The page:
In order to determine whether the brain is undergoing neurogenesis, scientists needed to devise a way to mark proliferating cells. One way to do this is to identify cells that are in the S phase – also known as the “synthesis” phase – of replication. Here, new copies of DNA are synthesized so that the cell may eventually split into two daughter cells, each with a copy of DNA. Originally, scientists used Tritiated Thymidine, which is a radioactive form of the nucleotide Thymidine, to measure cells in the S phase. However, technical difficulties (see BrdU vs. Tritiated Thymidine) spurred scientists to explore other options, leading us to the more modern technique of BrdU staining. BrdU is a synthetic analogue of Thymidine that is also incorportated into cells during DNA replication, which allows us to successfully identify dividing cells. Essentially, BrdU provides scientists with a way of staining cells that are proliferating in the human brain.
*Image from: http://en.wikipedia.org/wiki/BrdU
How does it work?
When cells are synthesizing new copies of genetic material during S phase, they pull nucleotides from the intracellular environment to create a strand of DNA. When a scientist injects BrdU into the bloodstream of a test animal, the chemical becomes available to all cells – most importantly, those which are proliferating. As the cells build their new genetic strand, they pull either Thymidine nucleotides or BrdU analogues from their environment. Since the two chemicals are analogous, some spots of the genetic code that call for Thymidine will instead receive BrdU. The special thing about BrdU is that it can be stained with an antibody using immunohistochemical methods, whereas Tritiated Thymidine is only detected by radiographic techniques. The antibody used in this case will recognize and stain for cells that have incorporated BrdU into their genetic code. Any cell that stains positive for BrdU can be said to have undergone proliferation after the time of injection.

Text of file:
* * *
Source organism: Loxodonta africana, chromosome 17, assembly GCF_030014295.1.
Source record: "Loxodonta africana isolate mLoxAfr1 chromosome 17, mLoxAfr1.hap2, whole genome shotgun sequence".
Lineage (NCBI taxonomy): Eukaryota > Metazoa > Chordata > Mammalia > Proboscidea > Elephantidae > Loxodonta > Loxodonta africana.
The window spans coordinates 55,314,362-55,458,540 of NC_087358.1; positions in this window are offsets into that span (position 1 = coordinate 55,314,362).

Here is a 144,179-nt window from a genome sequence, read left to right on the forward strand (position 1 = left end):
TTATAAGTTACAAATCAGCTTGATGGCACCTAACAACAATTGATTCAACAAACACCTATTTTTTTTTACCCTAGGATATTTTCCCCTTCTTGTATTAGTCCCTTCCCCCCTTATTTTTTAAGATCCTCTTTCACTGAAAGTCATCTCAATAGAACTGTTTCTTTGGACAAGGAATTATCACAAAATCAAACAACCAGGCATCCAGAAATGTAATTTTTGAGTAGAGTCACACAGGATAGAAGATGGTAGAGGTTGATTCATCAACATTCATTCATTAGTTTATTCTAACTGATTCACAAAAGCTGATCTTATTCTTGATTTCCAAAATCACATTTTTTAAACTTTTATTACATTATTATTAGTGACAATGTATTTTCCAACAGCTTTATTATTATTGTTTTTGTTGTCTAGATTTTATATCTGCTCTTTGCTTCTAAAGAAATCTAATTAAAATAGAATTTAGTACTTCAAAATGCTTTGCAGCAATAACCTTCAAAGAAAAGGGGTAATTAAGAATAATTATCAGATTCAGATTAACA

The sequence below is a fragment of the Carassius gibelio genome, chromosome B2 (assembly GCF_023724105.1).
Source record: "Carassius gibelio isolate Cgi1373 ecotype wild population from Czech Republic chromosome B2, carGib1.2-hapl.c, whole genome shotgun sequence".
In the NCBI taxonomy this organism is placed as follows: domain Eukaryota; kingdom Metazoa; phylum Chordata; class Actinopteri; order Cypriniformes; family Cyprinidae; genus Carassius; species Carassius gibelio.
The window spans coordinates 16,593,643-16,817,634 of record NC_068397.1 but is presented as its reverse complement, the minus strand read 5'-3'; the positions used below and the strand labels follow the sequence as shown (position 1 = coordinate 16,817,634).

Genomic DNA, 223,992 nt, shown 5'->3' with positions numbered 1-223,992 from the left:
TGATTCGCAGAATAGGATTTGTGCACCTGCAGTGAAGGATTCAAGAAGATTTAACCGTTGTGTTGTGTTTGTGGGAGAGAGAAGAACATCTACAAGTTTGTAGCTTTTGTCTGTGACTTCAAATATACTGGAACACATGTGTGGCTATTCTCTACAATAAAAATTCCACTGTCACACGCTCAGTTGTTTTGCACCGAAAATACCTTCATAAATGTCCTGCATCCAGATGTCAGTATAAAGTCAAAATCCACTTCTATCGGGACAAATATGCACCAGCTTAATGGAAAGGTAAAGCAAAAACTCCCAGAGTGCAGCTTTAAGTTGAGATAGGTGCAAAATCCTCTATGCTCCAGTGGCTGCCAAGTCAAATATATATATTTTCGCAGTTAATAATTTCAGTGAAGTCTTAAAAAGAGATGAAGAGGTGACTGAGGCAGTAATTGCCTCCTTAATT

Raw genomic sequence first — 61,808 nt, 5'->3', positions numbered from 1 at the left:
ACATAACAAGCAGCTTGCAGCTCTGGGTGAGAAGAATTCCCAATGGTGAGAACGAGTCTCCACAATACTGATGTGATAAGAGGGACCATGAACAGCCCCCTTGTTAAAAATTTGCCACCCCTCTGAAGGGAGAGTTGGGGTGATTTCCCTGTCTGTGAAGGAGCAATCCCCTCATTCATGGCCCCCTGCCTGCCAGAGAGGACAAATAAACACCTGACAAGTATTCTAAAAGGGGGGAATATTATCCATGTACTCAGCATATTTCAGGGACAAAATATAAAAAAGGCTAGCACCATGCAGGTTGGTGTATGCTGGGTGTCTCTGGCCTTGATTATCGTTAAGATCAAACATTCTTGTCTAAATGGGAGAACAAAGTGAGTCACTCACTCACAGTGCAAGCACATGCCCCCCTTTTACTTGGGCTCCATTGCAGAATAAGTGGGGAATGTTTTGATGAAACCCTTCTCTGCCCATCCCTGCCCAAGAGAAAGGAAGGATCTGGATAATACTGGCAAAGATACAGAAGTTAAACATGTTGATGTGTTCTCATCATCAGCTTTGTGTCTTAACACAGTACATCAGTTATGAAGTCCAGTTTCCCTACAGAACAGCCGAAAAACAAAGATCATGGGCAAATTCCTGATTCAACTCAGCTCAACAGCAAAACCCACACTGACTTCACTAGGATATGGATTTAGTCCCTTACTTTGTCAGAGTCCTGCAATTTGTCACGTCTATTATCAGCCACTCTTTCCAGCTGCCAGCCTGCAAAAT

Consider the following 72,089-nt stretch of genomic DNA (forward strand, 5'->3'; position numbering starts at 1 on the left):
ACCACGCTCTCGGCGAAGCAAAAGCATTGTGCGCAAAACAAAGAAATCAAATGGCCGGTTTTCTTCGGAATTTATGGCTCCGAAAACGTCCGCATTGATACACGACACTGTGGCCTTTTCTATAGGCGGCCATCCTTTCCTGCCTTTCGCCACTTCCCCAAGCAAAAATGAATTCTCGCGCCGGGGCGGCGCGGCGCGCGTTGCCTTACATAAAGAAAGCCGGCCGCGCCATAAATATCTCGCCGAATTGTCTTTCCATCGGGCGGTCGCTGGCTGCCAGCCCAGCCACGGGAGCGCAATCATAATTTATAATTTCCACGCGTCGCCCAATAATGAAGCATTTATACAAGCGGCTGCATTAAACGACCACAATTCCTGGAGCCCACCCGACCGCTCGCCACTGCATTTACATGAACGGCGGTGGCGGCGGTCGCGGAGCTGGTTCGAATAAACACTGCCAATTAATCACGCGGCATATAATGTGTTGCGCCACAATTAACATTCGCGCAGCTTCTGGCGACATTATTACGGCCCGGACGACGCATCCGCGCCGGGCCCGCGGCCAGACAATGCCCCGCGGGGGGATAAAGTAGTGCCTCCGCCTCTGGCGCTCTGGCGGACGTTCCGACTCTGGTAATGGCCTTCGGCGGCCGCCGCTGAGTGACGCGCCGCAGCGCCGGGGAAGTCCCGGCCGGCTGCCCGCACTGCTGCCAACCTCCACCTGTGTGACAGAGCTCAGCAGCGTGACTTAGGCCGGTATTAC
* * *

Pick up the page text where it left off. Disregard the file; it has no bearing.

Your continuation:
BrdU vs. Tritiated Thymidine
The most important reason BrdU has become the predominant method to identify proliferating cells is its efficiency. Whereas the Tritiated Thymidine method may take 3-12 weeks to develop a picture, BrdU only takes 1-3 days. Furthermore, BrdU methods only require tissue section of approximately 30 micrometers, while Tritiated Thymidine requires sections of 2-3 micrometers; this allows scientists to reduce the number of slides to be analyzed. Overall, BrdU allows for a significantly more efficient and cost effective method of identifying cells undergoing proliferation.
Use of Bromodeoxyuridine-immunohistochemistry to Examine the Proliferation, Migration, and Time of Origin of Cells in the Central Nervous System. Michael W. Miller et. al.
BrdU Immunohistochemistry for Studying Adult Neurogenesis: Paradigms, Pitfalls, Limitations, and Validation. Philippe Taupin.
What does it look like?
Here are some images of BrdU staining. The first image shows a BrdU staining of nuclei, while the second image shows a BrdU staining co-labeled with a Lamin stain.
Page by: Alex Crespo